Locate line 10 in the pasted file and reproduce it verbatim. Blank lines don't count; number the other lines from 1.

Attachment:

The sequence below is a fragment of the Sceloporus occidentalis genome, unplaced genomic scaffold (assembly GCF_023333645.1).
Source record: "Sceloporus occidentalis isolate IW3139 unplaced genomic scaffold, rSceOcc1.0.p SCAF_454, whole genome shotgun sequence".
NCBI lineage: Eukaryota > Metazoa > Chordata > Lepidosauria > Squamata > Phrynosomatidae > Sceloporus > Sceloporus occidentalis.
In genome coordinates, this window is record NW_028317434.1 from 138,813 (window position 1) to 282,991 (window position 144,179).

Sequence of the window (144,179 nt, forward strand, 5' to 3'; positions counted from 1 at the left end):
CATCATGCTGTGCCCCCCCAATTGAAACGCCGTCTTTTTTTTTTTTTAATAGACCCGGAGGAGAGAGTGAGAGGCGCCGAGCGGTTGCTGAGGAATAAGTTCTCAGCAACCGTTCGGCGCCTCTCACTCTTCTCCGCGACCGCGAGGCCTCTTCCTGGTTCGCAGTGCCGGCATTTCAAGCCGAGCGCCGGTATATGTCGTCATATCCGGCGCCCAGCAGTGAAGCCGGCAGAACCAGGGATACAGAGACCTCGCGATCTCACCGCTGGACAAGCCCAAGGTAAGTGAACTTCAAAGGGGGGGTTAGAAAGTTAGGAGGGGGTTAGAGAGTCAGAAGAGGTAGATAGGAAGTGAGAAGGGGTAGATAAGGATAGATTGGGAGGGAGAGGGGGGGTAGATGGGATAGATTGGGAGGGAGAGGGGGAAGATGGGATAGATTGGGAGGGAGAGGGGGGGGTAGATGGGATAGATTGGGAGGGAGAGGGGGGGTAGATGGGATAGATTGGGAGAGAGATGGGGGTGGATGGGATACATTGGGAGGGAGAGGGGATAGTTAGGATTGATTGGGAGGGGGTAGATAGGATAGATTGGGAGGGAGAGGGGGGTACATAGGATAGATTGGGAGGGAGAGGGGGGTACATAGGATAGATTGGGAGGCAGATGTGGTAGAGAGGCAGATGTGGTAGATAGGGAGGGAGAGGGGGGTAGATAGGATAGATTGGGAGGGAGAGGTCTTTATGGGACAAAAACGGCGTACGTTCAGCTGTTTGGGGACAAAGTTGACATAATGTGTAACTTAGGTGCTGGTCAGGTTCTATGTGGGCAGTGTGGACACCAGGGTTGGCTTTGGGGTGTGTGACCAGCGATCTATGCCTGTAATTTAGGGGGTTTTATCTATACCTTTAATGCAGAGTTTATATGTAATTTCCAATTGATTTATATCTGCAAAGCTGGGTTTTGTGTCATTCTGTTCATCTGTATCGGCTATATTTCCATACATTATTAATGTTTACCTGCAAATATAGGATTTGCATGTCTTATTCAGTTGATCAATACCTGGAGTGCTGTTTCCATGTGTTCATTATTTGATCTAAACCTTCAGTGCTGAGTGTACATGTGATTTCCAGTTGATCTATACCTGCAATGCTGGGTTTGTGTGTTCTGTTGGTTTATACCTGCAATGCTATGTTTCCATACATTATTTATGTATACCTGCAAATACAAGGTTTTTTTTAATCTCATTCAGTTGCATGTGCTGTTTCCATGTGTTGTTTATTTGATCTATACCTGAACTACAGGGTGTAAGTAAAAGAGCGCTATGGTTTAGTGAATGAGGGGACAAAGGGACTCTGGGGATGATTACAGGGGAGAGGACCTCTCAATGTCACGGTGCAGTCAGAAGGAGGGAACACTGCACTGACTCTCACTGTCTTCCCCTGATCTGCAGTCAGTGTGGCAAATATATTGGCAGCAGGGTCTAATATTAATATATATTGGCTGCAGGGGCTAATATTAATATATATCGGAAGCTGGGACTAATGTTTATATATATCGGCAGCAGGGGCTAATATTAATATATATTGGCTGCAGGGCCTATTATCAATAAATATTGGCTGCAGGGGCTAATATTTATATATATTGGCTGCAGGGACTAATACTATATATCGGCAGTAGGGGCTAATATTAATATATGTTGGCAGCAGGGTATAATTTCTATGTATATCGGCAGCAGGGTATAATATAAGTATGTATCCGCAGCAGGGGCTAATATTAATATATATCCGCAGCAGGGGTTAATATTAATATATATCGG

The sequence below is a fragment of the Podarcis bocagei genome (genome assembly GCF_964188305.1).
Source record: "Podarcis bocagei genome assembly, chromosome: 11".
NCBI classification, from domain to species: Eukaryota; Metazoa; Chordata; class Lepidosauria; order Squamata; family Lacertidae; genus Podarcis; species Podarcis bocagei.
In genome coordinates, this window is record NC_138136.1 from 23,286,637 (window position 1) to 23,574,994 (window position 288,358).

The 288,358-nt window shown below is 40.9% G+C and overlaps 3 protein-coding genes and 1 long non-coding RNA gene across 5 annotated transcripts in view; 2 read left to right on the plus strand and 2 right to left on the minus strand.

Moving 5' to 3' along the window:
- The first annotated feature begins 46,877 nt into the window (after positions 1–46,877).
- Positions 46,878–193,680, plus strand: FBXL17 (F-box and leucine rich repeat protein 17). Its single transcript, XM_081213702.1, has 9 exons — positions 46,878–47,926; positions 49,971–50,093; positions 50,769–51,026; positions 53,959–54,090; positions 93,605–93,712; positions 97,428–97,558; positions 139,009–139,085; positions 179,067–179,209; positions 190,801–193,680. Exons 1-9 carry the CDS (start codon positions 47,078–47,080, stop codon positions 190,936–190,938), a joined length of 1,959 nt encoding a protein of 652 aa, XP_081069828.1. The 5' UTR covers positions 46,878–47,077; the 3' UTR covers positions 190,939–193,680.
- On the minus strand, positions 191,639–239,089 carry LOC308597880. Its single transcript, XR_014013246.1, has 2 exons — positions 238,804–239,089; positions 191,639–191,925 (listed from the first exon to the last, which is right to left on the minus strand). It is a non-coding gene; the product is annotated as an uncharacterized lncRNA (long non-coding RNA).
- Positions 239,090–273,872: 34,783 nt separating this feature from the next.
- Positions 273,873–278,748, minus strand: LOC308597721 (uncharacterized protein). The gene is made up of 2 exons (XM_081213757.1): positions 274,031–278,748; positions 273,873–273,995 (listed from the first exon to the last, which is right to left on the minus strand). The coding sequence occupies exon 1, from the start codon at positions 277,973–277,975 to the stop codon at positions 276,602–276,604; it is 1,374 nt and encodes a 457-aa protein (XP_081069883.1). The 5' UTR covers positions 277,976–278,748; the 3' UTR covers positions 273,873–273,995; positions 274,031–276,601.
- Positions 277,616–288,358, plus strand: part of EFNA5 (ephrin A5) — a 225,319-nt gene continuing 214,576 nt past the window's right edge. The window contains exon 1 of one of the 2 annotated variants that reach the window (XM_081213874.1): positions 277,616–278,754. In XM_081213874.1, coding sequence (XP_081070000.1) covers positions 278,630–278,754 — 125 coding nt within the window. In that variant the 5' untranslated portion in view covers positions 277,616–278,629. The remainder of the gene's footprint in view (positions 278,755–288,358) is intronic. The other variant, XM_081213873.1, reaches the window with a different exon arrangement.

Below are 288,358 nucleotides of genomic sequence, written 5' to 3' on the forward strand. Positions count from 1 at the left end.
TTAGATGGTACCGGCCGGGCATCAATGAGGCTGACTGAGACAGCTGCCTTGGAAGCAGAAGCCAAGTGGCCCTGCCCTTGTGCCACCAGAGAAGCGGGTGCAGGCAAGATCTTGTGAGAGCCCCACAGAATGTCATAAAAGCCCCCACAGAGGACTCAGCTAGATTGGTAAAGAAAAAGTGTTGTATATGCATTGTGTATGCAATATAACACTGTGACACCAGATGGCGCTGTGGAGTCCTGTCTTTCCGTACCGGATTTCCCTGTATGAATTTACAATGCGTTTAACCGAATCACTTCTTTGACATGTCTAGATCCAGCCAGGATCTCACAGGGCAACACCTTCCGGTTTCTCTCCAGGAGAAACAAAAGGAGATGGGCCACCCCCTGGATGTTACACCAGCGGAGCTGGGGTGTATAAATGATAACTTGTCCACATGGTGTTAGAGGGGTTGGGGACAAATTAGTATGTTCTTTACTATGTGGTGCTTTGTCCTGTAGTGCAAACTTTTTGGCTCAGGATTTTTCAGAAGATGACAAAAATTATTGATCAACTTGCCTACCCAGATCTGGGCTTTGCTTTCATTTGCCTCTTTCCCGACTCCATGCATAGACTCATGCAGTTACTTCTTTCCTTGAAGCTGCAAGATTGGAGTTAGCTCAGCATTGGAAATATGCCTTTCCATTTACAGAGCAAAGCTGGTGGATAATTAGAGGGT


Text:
In genome coordinates, this window is record NC_138136.1 from 23,286,637 (window position 1) to 23,574,994 (window position 288,358).